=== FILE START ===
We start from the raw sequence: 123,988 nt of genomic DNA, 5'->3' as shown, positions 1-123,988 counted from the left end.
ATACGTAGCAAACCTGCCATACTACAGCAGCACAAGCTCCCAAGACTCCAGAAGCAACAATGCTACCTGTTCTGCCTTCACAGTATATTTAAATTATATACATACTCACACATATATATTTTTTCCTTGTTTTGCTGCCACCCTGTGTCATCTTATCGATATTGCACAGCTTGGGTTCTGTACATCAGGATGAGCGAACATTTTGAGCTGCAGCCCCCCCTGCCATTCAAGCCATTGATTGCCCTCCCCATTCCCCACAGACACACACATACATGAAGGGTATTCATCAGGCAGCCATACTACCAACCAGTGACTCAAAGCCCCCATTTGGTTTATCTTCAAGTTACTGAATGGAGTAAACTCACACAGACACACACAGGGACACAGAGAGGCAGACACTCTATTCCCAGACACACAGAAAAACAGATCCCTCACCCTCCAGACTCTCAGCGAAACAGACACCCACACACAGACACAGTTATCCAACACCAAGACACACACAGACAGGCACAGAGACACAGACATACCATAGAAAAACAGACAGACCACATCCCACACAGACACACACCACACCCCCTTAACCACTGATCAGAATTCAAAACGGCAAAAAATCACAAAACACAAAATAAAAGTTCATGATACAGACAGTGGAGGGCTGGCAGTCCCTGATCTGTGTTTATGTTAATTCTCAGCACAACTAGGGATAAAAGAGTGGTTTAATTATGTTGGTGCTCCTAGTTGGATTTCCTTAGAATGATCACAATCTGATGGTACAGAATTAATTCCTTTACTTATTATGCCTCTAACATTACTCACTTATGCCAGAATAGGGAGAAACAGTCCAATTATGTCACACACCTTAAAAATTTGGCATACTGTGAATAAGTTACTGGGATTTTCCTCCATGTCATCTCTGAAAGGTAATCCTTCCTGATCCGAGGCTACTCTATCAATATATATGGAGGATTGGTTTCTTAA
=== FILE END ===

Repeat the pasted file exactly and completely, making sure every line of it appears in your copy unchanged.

We start from the raw sequence: 123,988 nt of genomic DNA, 5'->3' as shown, positions 1-123,988 counted from the left end.
ATACGTAGCAAACCTGCCATACTACAGCAGCACAAGCTCCCAAGACTCCAGAAGCAACAATGCTACCTGTTCTGCCTTCACAGTATATTTAAATTATATACATACTCACACATATATATTTTTTCCTTGTTTTGCTGCCACCCTGTGTCATCTTATCGATATTGCACAGCTTGGGTTCTGTACATCAGGATGAGCGAACATTTTGAGCTGCAGCCCCCCCTGCCATTCAAGCCATTGATTGCCCTCCCCATTCCCCACAGACACACACATACATGAAGGGTATTCATCAGGCAGCCATACTACCAACCAGTGACTCAAAGCCCCCATTTGGTTTATCTTCAAGTTACTGAATGGAGTAAACTCACACAGACACACACAGGGACACAGAGAGGCAGACACTCTATTCCCAGACACACAGAAAAACAGATCCCTCACCCTCCAGACTCTCAGCGAAACAGACACCCACACACAGACACAGTTATCCAACACCAAGACACACACAGACAGGCACAGAGACACAGACATACCATAGAAAAACAGACAGACCACATCCCACACAGACACACACCACACCCCCTTAACCACTGATCAGAATTCAAAACGGCAAAAAATCACAAAACACAAAATAAAAGTTCATGATACAGACAGTGGAGGGCTGGCAGTCCCTGATCTGTGTTTATGTTAATTCTCAGCACAACTAGGGATAAAAGAGTGGTTTAATTATGTTGGTGCTCCTAGTTGGATTTCCTTAGAATGATCACAATCTGATGGTACAGAATTAATTCCTTTACTTATTATGCCTCTAACATTACTCACTTATGCCAGAATAGGGAGAAACAGTCCAATTATGTCACACACCTTAAAAATTTGGCATACTGTGAATAAGTTACTGGGATTTTCCTCCATGTCATCTCTGAAAGGTAATCCTTCCTGATCCGAGGCTACTCTATCAATATATATGGAGGATTGGTTTCTTAA